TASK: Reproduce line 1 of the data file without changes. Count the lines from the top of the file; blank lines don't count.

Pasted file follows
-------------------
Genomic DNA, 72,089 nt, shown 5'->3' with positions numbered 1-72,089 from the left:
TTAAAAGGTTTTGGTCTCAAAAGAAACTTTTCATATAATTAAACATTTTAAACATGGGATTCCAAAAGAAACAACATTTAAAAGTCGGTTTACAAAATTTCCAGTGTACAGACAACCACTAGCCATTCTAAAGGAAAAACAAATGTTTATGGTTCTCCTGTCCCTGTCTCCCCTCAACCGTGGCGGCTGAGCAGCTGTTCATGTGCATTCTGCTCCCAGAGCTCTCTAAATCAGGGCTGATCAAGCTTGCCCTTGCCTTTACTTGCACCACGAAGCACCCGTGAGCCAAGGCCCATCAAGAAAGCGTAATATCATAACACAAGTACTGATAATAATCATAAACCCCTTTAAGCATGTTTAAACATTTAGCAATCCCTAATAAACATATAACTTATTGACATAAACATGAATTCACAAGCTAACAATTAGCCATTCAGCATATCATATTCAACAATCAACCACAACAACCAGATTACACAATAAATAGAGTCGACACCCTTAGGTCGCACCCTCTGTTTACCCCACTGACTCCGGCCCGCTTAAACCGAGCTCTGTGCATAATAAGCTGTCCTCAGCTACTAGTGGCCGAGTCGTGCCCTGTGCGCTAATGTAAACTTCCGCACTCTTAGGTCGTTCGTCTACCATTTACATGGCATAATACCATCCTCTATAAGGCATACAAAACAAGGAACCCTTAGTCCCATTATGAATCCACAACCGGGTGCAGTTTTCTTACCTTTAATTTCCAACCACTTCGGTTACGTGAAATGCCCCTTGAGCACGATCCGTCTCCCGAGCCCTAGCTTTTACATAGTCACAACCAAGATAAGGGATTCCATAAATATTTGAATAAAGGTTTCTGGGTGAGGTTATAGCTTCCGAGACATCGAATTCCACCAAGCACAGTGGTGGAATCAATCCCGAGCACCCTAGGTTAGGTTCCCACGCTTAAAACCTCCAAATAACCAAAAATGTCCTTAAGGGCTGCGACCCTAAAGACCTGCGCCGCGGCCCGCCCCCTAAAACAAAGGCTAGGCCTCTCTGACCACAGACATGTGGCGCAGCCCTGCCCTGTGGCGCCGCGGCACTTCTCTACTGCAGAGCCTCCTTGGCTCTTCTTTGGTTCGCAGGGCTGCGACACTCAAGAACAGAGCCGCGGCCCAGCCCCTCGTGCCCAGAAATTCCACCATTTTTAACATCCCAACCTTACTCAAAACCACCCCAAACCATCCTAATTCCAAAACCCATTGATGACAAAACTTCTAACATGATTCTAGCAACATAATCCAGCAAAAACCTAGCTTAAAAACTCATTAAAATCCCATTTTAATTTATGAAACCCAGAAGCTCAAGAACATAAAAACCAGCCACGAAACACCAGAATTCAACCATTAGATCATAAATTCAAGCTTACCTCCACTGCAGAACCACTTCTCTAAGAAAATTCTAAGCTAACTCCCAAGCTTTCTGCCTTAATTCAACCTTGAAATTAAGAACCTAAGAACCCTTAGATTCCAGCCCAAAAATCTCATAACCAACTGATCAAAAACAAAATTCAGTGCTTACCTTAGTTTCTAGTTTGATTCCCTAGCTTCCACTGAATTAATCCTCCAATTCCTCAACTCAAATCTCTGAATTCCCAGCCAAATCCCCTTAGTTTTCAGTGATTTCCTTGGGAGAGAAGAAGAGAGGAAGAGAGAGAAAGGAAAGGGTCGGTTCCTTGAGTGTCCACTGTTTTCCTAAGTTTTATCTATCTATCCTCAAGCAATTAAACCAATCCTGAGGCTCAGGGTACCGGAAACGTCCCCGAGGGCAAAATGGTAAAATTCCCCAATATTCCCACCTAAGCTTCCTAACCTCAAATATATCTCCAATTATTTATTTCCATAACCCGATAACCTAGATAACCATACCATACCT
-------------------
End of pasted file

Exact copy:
Genomic DNA, 72,089 nt, shown 5'->3' with positions numbered 1-72,089 from the left: